Take Medication after Surgery in Transitional Care

With an increasing dependency on technology in the home, it was only a matter of time before we had a solid means to ensure medications are taken on time.  Everything from ‘Net-connected thermostats and toasters to refrigerators that can be accessed from the grocery store if you’re just not sure if you have enough broccoli for dinner, wireless technology has crossed from convenience to dependence.  While the repercussions of slightly-over-toasted bread won’t have long-term impact, missing doses of critical medications can impact pain management, lengthen recovery time, or significantly impair one’s ability to function.

Pill Tracking – The Methods

Since the earliest forms of prescription, people have relied on tools such as calendars, lists, and other people in order to track dosage and consumption.  With the added convenience of pill boxes and alarms, there has been little progress in this arena until recently, where several tech start-ups and a few larger medical technology manufacturers have stepped up to the plate.

The Smart Pill Bottle

While in the hospital or short term rehabilitation center, patients receive care around the clock, including scheduled doses of their prescribed medications.  Once the patient returns home, it’s up to the individual or their in-home caregiver to remember to administer medication at the right time.  Enter the smart pill bottle.  Vitaly’s smart pill bottle has built in cellular technology and sensors that can be programmed to light up when medication is required and reset when the bottle cap is unscrewed.  If the bottle is ignored for more than 2 hours past the scheduled time, the bottle uses it’s own cellular connection to ring the preprogramed phone number of the patient or caregiver.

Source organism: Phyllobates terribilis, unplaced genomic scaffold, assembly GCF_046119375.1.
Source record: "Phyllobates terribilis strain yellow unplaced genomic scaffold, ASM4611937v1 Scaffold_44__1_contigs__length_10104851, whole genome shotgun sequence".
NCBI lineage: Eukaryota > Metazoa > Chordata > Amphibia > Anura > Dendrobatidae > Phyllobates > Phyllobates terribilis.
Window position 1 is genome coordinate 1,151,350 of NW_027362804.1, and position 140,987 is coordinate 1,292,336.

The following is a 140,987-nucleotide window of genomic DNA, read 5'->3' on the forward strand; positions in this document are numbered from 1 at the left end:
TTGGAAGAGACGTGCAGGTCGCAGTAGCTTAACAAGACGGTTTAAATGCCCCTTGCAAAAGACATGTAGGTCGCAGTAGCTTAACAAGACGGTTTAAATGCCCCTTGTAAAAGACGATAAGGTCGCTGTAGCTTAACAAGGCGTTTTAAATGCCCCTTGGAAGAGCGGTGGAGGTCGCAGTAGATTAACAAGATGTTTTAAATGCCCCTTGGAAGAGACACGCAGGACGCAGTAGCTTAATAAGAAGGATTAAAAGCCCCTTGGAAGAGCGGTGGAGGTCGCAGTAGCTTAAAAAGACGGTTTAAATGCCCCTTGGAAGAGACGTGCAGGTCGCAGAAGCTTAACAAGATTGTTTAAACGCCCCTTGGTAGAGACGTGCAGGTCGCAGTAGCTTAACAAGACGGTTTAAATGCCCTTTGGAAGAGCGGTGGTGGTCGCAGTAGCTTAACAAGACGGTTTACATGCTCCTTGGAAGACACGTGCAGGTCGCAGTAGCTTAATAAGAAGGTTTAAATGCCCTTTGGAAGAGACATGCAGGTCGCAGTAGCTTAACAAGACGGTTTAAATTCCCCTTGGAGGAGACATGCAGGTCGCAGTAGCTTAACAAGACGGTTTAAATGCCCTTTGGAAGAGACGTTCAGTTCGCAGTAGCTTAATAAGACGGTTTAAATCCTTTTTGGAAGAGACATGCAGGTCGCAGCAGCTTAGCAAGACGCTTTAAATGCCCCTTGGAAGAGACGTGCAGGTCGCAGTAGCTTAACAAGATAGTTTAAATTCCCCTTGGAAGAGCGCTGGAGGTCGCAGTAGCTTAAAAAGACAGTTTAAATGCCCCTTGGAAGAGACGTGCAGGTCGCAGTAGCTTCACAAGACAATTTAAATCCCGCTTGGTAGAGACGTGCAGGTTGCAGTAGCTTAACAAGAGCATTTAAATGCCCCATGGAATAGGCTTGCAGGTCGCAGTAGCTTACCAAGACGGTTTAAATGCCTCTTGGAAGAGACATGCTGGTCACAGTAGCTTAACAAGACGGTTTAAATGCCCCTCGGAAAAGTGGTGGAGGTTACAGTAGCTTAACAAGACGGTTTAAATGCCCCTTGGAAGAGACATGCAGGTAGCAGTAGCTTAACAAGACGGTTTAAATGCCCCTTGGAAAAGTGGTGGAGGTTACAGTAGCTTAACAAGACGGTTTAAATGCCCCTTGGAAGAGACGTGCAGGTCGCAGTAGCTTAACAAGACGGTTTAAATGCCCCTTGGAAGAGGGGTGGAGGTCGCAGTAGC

While not widely adopted yet, this technology has been undergoing pharmacy trials for more than a year, and is expected to be coming to a pharmacy near you soon.

Ingestible Sensors

It sounds a little Sci-Fi, but ingestible sensors have been used in exploratory surgery and digestive health studies for many years, and one company is currently in pursuit of a micro-sensor which is small and cost-effective enough to insert into pills.  The patient must wear a patch on their abdomen which receives data from the sensor including time of activation (consumption), heart rate, and a variety of factors including activity level and sleep patterns.  This information can then be synced with the patient or caregiver’s tablet or smartphone and transmitted to the doctor or nursing staff.  An exciting application for this technology is even inside the hospital or transitional care facility, where certain baselines can be established in a relatively non-invasive way—even when the patient is asleep!

When you think of a “smart home” or “Internet of Things,” most people consider the conveniences this new revolution brings, though on it’s heels is a revolution for new medical processes, procedures, and monitors that are yet to be dreamed up, and tech that’s funded by voice-controlled interior lights.

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